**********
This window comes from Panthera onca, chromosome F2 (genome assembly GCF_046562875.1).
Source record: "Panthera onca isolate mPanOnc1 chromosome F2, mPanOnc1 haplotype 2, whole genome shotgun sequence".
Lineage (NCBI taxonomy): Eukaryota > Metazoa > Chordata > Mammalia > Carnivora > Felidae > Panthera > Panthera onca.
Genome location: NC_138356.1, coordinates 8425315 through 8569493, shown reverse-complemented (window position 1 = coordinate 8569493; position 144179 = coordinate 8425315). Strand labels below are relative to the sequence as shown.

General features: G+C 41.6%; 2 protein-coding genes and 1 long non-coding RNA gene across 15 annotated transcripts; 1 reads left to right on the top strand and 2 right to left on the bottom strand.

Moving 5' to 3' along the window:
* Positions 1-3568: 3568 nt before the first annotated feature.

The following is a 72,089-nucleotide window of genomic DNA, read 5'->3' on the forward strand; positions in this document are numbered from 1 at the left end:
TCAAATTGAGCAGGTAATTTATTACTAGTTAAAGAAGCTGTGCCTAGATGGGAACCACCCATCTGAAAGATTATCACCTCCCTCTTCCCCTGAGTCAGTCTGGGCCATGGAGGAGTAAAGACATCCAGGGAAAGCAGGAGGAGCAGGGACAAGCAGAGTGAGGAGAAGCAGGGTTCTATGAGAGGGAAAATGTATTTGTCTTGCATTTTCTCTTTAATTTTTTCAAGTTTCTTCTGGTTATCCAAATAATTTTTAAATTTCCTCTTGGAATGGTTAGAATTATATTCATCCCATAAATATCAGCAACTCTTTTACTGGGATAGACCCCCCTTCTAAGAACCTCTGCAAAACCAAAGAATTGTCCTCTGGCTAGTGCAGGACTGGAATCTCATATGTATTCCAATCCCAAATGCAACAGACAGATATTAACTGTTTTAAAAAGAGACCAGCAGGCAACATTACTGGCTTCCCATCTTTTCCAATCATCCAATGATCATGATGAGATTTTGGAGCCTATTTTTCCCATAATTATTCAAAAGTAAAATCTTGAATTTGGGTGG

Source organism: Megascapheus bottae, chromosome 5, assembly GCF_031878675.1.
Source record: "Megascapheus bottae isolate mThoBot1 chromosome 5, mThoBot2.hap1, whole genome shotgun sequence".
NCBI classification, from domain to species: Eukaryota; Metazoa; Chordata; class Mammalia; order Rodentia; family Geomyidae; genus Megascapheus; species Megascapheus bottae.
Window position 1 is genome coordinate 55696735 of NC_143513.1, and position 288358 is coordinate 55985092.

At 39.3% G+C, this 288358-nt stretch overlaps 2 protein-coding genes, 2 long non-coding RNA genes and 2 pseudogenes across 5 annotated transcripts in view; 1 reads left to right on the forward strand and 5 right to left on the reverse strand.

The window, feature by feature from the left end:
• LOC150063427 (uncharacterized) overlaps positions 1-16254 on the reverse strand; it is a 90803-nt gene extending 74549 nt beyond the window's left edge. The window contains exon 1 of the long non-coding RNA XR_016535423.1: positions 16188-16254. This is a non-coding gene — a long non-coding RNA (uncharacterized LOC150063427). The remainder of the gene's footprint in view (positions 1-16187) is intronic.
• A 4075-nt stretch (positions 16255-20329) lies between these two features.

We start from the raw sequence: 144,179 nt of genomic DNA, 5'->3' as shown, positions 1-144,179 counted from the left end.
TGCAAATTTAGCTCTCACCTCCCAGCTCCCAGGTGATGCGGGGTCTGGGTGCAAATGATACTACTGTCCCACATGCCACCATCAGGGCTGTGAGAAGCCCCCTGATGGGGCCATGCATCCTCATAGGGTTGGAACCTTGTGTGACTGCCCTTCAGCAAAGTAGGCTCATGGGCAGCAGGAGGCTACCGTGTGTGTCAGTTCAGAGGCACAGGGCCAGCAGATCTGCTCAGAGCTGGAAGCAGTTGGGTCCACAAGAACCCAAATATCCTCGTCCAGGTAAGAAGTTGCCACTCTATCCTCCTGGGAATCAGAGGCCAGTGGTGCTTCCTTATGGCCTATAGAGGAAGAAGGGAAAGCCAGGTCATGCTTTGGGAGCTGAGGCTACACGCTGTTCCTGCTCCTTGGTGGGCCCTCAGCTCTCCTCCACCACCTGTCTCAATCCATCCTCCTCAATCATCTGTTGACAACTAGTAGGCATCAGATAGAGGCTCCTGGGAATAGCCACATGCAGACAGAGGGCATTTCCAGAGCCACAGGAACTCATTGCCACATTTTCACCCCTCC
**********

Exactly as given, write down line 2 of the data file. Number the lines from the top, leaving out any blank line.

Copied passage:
Source record: "Panthera onca isolate mPanOnc1 chromosome F2, mPanOnc1 haplotype 2, whole genome shotgun sequence".